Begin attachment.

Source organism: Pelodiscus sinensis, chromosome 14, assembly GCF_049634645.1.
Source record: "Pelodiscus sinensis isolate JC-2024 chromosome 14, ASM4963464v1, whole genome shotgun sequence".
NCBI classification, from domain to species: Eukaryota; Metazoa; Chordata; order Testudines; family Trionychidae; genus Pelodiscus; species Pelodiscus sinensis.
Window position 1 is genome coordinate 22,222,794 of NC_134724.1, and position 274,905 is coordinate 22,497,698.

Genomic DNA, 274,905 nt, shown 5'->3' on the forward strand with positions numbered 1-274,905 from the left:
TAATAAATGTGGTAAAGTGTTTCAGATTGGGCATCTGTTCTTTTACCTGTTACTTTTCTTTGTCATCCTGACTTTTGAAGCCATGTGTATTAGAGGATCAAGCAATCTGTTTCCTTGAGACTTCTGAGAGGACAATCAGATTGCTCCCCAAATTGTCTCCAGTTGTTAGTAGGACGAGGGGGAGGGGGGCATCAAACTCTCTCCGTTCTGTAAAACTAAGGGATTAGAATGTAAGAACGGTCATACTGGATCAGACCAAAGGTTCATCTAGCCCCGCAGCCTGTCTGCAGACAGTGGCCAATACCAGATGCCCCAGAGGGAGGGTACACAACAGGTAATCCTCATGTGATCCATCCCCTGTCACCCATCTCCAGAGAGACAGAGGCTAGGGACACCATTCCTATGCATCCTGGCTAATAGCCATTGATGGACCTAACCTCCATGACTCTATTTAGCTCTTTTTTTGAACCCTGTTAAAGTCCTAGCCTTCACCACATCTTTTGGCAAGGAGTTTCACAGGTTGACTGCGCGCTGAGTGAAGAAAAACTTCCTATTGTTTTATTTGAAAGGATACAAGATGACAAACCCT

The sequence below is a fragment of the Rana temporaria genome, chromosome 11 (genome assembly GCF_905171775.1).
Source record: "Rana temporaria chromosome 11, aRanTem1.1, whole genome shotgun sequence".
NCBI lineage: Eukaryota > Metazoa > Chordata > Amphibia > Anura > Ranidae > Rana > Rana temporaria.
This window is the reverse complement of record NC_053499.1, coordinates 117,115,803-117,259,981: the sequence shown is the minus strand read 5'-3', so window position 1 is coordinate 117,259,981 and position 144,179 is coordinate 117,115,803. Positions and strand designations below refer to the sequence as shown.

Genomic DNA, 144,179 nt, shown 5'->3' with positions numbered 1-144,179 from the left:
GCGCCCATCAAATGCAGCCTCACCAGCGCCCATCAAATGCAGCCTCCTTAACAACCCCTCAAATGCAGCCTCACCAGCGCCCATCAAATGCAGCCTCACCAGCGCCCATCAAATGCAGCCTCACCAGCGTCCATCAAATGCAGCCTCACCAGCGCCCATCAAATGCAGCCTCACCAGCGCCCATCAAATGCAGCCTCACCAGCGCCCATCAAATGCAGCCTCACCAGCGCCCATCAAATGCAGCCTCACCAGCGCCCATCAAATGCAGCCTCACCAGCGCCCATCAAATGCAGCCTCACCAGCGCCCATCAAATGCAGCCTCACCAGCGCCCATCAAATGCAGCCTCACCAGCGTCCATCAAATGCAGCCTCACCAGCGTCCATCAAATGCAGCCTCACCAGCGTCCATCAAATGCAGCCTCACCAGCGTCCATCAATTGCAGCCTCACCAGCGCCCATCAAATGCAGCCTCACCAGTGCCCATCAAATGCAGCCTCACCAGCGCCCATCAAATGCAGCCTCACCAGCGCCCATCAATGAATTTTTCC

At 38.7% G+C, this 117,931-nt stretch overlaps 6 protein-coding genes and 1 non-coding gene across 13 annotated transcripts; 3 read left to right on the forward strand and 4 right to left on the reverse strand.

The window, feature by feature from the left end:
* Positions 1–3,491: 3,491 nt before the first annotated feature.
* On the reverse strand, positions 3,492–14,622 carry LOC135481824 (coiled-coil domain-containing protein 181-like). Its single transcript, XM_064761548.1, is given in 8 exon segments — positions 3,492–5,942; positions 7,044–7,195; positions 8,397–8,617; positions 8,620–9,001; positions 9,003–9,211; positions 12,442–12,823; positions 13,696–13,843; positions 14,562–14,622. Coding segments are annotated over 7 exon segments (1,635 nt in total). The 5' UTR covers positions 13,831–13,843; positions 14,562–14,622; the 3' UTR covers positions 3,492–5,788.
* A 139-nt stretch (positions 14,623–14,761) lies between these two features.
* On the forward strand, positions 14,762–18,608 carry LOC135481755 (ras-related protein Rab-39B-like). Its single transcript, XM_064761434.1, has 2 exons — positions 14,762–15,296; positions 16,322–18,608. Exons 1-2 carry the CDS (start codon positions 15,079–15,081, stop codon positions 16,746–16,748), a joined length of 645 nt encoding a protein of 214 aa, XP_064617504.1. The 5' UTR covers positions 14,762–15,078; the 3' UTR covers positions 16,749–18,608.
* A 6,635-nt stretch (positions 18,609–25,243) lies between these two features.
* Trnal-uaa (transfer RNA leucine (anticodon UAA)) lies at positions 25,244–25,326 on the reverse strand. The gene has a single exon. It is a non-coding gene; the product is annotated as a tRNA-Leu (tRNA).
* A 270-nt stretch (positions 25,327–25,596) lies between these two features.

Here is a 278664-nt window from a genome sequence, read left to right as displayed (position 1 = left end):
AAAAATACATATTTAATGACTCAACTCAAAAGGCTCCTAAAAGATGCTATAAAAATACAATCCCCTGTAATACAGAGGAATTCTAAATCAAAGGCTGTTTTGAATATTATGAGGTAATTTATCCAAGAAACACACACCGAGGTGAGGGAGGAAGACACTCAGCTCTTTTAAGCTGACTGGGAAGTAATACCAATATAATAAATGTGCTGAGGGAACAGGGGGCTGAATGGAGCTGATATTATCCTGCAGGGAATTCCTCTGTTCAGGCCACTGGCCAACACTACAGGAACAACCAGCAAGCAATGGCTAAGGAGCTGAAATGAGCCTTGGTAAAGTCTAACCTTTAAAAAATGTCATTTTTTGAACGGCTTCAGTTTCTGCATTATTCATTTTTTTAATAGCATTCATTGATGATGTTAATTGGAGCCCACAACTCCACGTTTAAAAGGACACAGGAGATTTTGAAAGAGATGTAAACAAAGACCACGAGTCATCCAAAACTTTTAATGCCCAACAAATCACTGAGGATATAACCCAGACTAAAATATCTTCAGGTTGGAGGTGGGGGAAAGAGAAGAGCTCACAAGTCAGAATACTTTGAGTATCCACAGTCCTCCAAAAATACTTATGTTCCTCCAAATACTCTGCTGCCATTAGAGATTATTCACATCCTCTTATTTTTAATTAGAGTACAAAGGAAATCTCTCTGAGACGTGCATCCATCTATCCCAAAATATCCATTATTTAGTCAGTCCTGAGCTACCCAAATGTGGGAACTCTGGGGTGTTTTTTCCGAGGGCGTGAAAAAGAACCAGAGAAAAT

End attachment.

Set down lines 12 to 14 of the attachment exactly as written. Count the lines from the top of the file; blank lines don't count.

GCGCCCATCAAATGCAGCCTCACCAGCGCCCATCAAATGCAGCCTCCTTAACAACCCCTCAAATGCAGCCTCACCAGCGCCCATCAAATGCAGCCTCACCAGCGCCCATCAAATGCAGCCTCACCAGCGTCCATCAAATGCAGCCTCACCAGCGCCCATCAAATGCAGCCTCACCAGCGCCCATCAAATGCAGCCTCACCAGCGCCCATCAAATGCAGCCTCACCAGCGCCCATCAAATGCAGCCTCACCAGCGCCCATCAAATGCAGCCTCACCAGCGCCCATCAAATGCAGCCTCACCAGCGCCCATCAAATGCAGCCTCACCAGCGCCCATCAAATGCAGCCTCACCAGCGTCCATCAAATGCAGCCTCACCAGCGTCCATCAAATGCAGCCTCACCAGCGTCCATCAAATGCAGCCTCACCAGCGTCCATCAATTGCAGCCTCACCAGCGCCCATCAAATGCAGCCTCACCAGTGCCCATCAAATGCAGCCTCACCAGCGCCCATCAAATGCAGCCTCACCAGCGCCCATCAATGAATTTTTCC

At 38.7% G+C, this 117,931-nt stretch overlaps 6 protein-coding genes and 1 non-coding gene across 13 annotated transcripts; 3 read left to right on the forward strand and 4 right to left on the reverse strand.

The window, feature by feature from the left end: